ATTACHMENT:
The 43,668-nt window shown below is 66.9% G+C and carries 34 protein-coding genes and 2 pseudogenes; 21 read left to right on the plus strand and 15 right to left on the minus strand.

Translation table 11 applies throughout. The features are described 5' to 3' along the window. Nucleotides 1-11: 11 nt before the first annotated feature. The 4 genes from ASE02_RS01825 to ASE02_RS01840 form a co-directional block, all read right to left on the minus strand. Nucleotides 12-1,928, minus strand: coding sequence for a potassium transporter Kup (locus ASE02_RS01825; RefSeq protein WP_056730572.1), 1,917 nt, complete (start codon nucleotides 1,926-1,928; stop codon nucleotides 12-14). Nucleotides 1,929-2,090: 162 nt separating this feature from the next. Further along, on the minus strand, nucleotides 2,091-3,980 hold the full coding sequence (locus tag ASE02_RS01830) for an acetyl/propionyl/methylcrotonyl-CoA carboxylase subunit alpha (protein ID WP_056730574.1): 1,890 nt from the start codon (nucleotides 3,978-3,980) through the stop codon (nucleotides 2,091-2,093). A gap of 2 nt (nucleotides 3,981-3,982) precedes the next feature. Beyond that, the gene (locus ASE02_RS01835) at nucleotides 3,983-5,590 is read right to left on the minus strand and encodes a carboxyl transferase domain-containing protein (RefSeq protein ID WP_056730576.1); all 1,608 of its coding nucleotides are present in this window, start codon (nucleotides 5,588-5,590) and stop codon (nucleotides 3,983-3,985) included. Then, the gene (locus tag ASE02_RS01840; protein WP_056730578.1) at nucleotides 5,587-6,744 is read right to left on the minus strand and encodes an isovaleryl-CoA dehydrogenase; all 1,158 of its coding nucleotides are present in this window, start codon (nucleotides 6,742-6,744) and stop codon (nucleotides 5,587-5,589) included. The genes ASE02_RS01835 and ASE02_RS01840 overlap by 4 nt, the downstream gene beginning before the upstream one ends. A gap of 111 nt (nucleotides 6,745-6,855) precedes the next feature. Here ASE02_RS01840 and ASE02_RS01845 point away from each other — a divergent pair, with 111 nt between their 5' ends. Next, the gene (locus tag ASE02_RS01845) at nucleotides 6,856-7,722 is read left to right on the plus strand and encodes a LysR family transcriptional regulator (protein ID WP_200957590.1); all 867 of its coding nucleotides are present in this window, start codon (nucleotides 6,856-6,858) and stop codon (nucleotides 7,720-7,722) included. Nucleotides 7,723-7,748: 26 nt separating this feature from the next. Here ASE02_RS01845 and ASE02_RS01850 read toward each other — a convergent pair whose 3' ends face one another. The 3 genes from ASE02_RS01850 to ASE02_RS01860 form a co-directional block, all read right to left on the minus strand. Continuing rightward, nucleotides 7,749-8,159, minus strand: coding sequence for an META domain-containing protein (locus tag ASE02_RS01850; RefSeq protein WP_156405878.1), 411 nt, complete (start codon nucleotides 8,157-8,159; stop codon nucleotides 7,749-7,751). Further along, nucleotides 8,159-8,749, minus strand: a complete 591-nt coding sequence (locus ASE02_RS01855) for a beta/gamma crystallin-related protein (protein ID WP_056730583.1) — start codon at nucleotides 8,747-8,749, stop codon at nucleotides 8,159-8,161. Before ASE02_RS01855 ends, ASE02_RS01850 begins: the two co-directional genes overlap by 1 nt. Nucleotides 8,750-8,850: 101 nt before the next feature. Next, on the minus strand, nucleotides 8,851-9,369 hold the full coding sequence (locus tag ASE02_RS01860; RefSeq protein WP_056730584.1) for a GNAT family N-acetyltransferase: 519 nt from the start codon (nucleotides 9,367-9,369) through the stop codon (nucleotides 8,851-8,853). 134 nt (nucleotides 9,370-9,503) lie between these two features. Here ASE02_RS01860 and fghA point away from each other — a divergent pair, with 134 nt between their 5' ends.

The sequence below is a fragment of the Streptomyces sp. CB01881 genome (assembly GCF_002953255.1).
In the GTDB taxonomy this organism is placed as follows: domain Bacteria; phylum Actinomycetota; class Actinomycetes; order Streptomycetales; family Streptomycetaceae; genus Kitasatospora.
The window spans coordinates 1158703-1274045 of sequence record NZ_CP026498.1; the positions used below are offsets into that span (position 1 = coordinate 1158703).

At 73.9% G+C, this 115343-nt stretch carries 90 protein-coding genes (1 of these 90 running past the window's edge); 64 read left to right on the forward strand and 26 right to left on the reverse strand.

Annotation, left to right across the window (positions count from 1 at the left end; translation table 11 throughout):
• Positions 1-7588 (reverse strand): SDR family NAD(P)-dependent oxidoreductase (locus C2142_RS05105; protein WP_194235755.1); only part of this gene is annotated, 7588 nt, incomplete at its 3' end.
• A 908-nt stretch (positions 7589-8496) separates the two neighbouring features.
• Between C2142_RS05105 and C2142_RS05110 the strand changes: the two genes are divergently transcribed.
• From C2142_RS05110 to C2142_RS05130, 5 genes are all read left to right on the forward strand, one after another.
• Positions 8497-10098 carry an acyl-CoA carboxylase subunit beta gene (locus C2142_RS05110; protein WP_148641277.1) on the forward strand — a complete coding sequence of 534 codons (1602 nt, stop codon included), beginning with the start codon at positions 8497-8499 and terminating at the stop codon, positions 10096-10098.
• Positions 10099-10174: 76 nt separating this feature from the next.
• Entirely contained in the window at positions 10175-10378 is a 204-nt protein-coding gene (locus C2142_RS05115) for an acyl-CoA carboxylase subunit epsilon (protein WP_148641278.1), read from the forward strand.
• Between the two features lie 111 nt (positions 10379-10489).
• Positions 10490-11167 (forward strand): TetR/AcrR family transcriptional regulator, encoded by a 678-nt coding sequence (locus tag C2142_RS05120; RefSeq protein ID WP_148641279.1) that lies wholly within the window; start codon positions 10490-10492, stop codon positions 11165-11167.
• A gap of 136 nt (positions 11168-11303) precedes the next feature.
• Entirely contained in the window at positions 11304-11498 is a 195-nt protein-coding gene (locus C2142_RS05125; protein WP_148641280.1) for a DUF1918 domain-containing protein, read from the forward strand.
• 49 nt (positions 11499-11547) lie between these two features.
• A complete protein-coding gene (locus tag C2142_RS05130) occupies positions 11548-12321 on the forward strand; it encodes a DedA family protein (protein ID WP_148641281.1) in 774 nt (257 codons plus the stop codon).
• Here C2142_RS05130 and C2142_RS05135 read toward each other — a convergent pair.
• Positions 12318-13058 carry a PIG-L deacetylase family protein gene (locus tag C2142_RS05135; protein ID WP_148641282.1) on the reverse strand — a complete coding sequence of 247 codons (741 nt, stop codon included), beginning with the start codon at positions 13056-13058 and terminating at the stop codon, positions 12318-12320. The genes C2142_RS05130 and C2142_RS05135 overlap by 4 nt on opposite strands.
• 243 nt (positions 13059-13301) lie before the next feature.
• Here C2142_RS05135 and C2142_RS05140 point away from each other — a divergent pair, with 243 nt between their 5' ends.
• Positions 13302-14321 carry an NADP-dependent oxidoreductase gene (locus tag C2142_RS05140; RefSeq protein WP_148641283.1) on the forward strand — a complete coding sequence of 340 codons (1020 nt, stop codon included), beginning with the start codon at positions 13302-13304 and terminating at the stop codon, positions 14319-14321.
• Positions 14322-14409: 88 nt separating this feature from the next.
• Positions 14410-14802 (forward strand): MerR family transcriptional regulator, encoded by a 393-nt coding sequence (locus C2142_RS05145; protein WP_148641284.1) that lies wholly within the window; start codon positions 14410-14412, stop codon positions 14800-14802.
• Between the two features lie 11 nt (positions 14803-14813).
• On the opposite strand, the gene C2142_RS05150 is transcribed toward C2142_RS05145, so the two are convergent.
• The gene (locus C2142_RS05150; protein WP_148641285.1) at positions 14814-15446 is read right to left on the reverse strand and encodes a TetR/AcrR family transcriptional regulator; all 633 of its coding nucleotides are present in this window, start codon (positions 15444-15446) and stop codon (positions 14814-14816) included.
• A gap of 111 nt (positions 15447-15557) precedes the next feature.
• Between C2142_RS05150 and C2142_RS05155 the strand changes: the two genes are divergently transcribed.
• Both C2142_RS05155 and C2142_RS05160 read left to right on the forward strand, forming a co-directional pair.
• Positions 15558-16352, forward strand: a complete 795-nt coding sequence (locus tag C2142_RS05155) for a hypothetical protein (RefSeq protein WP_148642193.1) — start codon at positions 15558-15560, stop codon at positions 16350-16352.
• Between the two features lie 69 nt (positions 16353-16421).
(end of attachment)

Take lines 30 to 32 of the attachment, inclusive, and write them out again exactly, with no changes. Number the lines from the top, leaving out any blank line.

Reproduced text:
• The gene (locus C2142_RS05150; protein WP_148641285.1) at positions 14814-15446 is read right to left on the reverse strand and encodes a TetR/AcrR family transcriptional regulator; all 633 of its coding nucleotides are present in this window, start codon (positions 15444-15446) and stop codon (positions 14814-14816) included.
• A gap of 111 nt (positions 15447-15557) precedes the next feature.
• Between C2142_RS05150 and C2142_RS05155 the strand changes: the two genes are divergently transcribed.